DR. CHRISTOPHER BORGMAN
Cataracts are probably the most common reversible/treatable ocular disease and afflict millions of people in the U.S. and throughout the world.
Cataracts are technically defined as a clouding of the natural crystalline lens inside the eye. There can be many causes of cataracts; however, by far, the most common cause is age-related clouding of the lens typically after many years of excessive sunlight exposure, mainly from UVA/UVB light.
Wearing a good pair of 100 percent UVA/UVB blocking sunglasses is important as this can delay cataract formation in many people. Fortunately, 100 percent UVA/UVB blocking eyewear/sunglasses are sold almost everywhere nowadays and can be very inexpensive. In reality, most individuals over the age of 50 probably have at least the earliest stages of cataract formation, although the cataracts may not be quite advanced enough to be affecting vision.
Cataracts tend to develop very slowly over time, so some individuals don’t even know how bad their eyesight has become until they have a comprehensive eye exam with their eye doctor. Typical symptoms of cataracts include: difficulty seeing objects at distance as well as near, smoky/hazy view of objects, difficulty watching television or reading street signs while driving and/or increasing glare from oncoming car headlights at night.
Historically, visual acuity of 20/40 or worse was the cutoff point for surgical consideration as this was the point where the benefits of surgery outweighed the risks. However, with the continued refinement and improvement in surgical techniques available today there has been a movement to perform surgery earlier in people whose vision does not allow them to perform their daily activities at a level patients deem acceptable.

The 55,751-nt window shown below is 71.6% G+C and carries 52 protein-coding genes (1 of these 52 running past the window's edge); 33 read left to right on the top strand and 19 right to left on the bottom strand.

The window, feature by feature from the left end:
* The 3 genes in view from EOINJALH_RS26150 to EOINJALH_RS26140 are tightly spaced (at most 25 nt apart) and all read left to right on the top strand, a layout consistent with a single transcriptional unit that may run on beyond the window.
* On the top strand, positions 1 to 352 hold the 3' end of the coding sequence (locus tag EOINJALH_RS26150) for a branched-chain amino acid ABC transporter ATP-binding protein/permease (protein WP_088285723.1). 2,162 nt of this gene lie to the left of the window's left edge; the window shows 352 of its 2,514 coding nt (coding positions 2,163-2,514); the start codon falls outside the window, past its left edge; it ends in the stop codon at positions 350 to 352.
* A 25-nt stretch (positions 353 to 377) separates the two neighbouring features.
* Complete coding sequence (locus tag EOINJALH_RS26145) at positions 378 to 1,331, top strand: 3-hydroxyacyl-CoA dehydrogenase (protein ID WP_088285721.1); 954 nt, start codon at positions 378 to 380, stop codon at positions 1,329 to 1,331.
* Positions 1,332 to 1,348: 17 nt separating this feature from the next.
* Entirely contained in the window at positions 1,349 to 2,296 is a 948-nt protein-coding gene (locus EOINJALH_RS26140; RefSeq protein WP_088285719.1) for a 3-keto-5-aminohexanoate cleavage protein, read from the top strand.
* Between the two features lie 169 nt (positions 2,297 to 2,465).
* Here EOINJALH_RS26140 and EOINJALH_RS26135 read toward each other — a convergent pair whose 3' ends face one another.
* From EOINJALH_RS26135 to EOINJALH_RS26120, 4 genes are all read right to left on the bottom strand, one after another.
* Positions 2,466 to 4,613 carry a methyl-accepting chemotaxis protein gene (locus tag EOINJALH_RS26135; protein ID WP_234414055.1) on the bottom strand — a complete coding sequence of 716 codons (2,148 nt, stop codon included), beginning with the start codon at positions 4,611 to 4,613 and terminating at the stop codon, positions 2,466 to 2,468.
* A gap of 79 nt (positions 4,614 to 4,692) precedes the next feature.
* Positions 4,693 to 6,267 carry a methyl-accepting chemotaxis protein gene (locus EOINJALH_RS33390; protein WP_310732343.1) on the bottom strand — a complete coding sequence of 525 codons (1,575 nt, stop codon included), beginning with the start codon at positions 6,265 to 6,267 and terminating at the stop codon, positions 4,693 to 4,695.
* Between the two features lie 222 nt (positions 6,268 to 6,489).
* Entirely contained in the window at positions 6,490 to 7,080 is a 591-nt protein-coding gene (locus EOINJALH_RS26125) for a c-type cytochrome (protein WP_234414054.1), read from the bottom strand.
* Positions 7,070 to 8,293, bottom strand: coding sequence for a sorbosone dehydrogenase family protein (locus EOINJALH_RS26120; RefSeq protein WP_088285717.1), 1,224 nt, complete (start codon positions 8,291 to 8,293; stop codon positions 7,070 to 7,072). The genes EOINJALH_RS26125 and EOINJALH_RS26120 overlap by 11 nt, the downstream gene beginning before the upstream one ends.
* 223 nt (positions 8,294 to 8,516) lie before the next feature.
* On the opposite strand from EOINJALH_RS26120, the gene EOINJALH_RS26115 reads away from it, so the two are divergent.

Cataracts are rarely, if ever, considered a true ocular emergency, which means they usually can be watched over a period of time until vision is affected enough to warrant treatment, even though vision will usually only get worse the longer a person waits. An updated spectacle prescription may be all that is needed in some cases. However, when surgery is indicated, surgical treatment of cataracts is a rather straightforward outpatient procedure.
The process of removing the lens (called phacoemulsification) usually takes only 10-20 minutes per eye and uses high frequency ultrasound to break up the cataract into small pieces, then a vacuum removes the small pieces.
A new, clear, plastic lens is then inserted into the location the natural lens once rested. There are many lens implant options now available for a very wide variety of patients. There are inherent risks to any surgery, even cataract surgery; however, today’s standard cataract removal process is very efficient and refined, and for the vast majority of patients the process results in clearer vision.
Peri-operative care includes a series of appointments with the surgeon along with eye drop regimens designed to prevent infection and accelerate the recovery process. Most patients typically have stable vision and are off of their eye drops by four weeks after surgery. The best way to see if you are suffering from cataracts is to get regular eye exams with an eye care professional.
Borgman is a clinical instructor at The Eye Center at the Southern College of Optometry, www.tec.sco.edu.